Commercial Magazine

Do Proptech the Smart Way

Brokers should only adopt tools that align with their clients’ needs

By Curtis Williams

Investment in information technology used to buy and manage U.S. real estate — otherwise known as property technology or proptech — has been incredibly active in the past year. About $7.3 billion in equity and debt was raised across nearly 300 proptech deals in 2020, according to GCA’s year-end review.

Commercial mortgage brokerages have been more receptive to implementing digital solutions that better align with the technology used by their clients and lender partners. It has been a slow transformation, however. Large, established commercial brokerages are like large ships. They are typically harder to stop, turn and restart on a dime.

Digital technology was beginning to transform the commercial-property market prior to the COVID-19 outbreak, and the pandemic has accelerated this trend across all property sectors. But commercial mortgage and real estate companies that were late to the game and are now seeking to adopt proptech solutions should not jump in headfirst and implement every new technology that presents itself.

Seeking value

Mortgage companies should avoid deploying a proptech solution unless it provides real value. But how can you determine whether true value exists? Usually, commercial mortgage companies evaluate a new technology by looking inward. For example, executives will typically ask themselves whether they can find solutions that can benefit the company, lower costs or automate repetitive tasks.

Although these are good questions, they will not help you make the best technology investments for your business because they are not customer-centric. In other words, the answers won’t help you to better understand your client. Instead, the key in adopting technology is to look toward your clients’ problems and goals, then work backward.

For example, say that you are representing a property seller. This person will be primarily motivated to sell the property in the quickest amount of time with a goal of gaining as much cash as possible from the sale. Conversely, if you are working with a buyer, then their problem likely centers around finding a decent number of properties to choose from, and their goal is to add the most valuable property to their investment portfolio.

Only when you understand your clients and their biggest problems can you choose the best proptech solutions for your business. Here are some of the steps you should take.

First, know what your clients need. This is the most important step and it is not as easy as it sounds. Often, your clients may not be able to articulate their issues. Sometimes they’ll tell you what they want, thinking that it’s what they need, but the two often are not the same. For example, your client may want to attract more customers or employees, or otherwise gain some sort of a competitive advantage. But, in reality, your client may need a technology solution that helps them to cultivate their current relationships, which might open new doors in the future. Knowing what your clients need will help you decide which solutions your brokerage should purchase and deploy.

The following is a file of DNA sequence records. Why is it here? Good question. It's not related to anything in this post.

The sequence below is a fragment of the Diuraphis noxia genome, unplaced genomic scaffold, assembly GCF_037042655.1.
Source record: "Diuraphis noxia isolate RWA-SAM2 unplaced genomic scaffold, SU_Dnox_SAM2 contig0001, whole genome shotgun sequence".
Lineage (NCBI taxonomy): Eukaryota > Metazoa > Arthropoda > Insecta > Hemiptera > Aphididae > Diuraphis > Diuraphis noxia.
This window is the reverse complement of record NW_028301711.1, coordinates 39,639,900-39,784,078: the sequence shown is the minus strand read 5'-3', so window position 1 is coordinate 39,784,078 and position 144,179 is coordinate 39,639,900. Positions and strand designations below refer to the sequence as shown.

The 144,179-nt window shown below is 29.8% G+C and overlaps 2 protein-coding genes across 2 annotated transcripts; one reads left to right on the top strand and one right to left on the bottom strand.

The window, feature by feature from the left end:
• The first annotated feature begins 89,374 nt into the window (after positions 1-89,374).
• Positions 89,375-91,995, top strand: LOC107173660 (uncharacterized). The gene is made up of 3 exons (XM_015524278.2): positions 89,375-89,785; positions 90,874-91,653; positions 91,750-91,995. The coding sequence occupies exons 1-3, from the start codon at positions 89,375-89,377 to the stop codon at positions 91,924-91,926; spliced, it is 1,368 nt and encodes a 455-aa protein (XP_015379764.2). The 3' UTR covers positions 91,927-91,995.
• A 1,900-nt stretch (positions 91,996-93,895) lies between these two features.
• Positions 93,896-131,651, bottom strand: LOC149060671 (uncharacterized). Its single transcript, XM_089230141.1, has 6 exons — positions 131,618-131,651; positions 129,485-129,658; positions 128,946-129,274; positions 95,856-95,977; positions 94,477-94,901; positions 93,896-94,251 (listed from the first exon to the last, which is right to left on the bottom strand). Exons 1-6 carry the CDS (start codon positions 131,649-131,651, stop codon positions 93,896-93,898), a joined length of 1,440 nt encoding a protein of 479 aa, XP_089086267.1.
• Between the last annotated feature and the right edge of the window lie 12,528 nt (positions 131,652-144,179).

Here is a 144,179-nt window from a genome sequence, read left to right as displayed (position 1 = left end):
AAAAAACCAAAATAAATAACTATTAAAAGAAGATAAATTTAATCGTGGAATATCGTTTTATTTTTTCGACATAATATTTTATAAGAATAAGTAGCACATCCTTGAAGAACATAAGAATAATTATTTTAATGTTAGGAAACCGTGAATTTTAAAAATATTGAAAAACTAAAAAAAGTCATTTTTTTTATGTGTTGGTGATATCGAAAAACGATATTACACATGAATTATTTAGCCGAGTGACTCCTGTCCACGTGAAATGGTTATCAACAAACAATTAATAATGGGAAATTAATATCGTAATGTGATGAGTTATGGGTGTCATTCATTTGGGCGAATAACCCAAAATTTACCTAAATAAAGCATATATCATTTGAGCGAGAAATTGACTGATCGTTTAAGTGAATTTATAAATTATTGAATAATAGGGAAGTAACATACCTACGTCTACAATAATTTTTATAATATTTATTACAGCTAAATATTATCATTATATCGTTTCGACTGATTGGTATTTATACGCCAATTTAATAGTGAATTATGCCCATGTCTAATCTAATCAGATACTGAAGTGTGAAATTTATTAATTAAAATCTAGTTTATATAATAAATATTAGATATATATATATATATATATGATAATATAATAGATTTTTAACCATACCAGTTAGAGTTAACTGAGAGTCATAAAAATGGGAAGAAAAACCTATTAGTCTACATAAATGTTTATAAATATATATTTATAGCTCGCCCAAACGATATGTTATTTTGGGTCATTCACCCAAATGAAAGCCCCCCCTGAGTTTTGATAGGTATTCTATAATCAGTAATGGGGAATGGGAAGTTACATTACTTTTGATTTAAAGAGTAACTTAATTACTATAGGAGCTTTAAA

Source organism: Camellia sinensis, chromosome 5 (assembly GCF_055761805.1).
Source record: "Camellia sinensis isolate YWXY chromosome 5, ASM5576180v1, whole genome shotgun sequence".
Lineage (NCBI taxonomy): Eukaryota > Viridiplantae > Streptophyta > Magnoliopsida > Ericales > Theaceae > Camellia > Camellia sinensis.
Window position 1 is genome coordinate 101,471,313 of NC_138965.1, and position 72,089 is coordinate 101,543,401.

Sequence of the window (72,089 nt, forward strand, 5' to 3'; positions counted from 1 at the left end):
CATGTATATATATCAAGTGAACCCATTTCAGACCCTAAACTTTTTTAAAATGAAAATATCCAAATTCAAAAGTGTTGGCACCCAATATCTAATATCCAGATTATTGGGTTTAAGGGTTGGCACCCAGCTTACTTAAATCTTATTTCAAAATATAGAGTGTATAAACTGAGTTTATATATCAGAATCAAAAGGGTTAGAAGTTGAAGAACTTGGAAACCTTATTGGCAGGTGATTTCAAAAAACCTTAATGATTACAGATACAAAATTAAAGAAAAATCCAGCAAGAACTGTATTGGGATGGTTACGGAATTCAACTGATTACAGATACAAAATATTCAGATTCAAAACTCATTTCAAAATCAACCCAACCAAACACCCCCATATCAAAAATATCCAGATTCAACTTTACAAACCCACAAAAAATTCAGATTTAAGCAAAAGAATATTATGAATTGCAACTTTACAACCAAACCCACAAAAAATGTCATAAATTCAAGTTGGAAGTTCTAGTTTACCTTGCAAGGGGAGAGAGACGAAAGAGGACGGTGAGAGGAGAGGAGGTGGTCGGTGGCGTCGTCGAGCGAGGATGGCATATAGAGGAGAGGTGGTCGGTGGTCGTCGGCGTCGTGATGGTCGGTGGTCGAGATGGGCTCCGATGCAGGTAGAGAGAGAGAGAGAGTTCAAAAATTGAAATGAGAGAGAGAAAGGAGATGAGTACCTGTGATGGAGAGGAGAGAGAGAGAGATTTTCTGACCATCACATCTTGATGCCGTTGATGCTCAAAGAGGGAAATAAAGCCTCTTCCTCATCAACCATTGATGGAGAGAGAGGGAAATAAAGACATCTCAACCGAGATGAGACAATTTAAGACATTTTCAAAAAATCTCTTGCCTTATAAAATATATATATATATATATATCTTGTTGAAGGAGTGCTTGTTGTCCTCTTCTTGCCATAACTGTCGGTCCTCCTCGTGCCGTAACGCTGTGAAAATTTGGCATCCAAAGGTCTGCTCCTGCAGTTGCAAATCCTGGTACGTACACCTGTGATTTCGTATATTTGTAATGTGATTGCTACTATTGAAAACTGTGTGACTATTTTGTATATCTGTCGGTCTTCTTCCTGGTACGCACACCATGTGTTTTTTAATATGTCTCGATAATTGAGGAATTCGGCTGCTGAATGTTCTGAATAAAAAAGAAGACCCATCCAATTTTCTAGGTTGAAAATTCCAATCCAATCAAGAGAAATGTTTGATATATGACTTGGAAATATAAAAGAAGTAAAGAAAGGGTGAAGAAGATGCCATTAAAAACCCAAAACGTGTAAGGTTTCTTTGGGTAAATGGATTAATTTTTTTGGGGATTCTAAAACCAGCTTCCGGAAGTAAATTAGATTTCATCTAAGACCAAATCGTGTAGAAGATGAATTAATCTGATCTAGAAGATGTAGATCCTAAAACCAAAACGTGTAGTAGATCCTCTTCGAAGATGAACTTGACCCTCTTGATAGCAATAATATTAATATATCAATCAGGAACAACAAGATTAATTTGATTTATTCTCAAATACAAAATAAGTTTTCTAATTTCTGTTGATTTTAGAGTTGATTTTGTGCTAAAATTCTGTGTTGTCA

Second, you also should understand how your clients use technology. This could be done by using demographics and profiling tools to define your customer base, or by using 3D mapping technology to illustrate a future project. Do whatever it takes to discover how and where your clients are using technology. Take a look at tech use among your internal members as well.

Additionally, you should conduct a survey about which tools your clients want to use. This exercise is designed to imagine what’s possible. For example, brokerages could ask a client for their preferences in the listing agreement: “When we receive an offer, would you prefer to e-sign digitally, or would you rather sign a hard-copy document?” Once you have this data from your clients, take a look at how your in-house tools could conflict with their preferences. You may need to reconsider your approach.

Updating technology

Lastly, it is important to learn which tools your clients think are old-fashioned. If you and your clients are using outdated technology, you have an opportunity to replace them with more efficient alternatives.

Some organizations, especially larger companies, do not like change, but new technology makes all the difference in today’s world. In this digital age, we use technology almost daily. While it isn’t everything, the quality of a company’s technology is a good indicator of where it’s headed. Talk about technology internally and with your clients, and find ways to improve it.

The bottom line is that, before acquiring any proptech solutions, commercial mortgage brokerages should research their client needs. They should identify where their clients spend time with technology, what tools their clients would prefer to see adopted by the brokerages that serve them, and what tools they consider old-fashioned.

Although being first to use a new technology is not the most important goal, it is crucial to understand where your industry is headed. The best course for any mortgage brokerage to take is to figure out which modern technology solutions can help clients get past their problems and reach their goals. Only then will your technology align with your clients’ needs. ●


  • Curtis Williams

    Curtis Williams is a land investment professional with National Land Realty. He is licensed in Virginia and is based in Washington, D.C. The company’s proprietary 360-degree viewing technology, Land Tour 360, as well as its geographic information system, LandBase, is offered for free to the public. Learn more at

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